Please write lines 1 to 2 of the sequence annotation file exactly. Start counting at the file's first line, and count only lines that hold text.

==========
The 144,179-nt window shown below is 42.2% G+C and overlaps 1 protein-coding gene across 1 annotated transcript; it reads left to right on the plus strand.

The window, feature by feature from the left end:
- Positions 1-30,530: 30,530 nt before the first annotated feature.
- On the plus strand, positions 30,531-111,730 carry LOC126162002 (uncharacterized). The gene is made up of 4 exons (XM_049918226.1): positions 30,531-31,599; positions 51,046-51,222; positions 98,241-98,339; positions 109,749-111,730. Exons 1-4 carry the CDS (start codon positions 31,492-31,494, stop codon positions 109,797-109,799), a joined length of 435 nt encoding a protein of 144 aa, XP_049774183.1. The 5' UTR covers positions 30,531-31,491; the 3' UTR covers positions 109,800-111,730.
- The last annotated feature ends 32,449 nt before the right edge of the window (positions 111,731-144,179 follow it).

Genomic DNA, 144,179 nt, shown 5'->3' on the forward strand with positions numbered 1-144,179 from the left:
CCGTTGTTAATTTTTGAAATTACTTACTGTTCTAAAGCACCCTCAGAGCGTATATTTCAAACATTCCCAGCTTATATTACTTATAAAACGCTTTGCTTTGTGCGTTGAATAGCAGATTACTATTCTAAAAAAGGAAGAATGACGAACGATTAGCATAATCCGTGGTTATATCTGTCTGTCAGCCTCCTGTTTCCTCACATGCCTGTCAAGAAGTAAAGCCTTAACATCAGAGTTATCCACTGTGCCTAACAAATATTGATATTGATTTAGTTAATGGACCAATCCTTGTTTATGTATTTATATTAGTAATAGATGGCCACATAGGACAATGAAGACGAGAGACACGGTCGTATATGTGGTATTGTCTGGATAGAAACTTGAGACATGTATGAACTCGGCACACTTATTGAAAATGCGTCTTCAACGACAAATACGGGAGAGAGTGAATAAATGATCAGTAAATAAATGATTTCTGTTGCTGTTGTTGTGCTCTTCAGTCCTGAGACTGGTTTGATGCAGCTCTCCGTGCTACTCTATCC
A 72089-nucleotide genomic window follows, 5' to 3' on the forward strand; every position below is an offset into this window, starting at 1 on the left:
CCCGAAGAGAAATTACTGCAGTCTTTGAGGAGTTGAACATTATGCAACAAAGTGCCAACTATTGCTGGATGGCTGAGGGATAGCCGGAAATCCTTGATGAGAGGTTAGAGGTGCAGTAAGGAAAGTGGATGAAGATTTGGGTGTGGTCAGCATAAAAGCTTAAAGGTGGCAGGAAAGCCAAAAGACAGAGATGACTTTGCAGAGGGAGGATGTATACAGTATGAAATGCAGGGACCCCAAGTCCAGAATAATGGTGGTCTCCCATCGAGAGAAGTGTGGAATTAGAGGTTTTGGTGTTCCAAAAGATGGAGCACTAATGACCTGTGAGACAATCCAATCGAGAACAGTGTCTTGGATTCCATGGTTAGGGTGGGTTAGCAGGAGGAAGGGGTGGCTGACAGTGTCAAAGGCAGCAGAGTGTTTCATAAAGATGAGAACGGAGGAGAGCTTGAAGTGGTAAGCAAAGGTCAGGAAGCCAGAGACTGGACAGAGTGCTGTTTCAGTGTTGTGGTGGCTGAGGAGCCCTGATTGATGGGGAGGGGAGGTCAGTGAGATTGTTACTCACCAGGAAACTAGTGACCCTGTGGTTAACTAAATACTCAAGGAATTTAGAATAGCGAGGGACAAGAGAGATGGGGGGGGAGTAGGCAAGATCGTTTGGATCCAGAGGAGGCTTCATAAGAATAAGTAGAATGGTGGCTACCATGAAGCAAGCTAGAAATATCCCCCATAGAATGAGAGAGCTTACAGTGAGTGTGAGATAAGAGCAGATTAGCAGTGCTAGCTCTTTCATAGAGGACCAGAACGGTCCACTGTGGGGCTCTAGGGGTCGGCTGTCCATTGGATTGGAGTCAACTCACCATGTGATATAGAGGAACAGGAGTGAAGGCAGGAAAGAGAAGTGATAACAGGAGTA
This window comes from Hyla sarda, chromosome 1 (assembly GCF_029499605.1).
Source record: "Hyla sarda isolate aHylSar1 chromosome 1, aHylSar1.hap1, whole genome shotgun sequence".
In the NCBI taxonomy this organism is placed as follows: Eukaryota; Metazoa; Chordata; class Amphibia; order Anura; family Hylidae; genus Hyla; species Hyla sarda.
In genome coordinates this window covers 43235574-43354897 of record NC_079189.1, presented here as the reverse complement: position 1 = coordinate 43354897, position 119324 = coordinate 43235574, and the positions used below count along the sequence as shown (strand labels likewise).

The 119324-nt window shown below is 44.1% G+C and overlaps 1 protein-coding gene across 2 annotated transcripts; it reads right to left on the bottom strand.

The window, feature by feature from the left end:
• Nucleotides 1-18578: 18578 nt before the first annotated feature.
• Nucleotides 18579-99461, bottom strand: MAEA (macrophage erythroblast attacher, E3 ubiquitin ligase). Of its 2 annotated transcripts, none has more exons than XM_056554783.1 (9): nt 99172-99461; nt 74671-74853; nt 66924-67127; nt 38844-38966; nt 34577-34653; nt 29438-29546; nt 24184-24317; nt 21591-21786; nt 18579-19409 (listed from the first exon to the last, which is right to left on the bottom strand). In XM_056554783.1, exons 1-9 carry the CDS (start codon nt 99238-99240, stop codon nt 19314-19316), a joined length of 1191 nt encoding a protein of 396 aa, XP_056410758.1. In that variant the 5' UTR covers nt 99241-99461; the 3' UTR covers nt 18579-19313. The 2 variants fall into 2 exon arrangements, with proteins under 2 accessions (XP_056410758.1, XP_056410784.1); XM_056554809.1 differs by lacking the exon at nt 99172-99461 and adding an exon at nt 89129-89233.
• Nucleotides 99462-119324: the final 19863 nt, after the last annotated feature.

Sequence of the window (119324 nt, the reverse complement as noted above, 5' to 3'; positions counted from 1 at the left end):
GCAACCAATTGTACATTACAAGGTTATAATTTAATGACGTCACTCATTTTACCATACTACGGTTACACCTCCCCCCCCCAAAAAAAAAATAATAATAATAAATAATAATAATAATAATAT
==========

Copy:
The 144,179-nt window shown below is 42.2% G+C and overlaps 1 protein-coding gene across 1 annotated transcript; it reads left to right on the plus strand.

The window, feature by feature from the left end: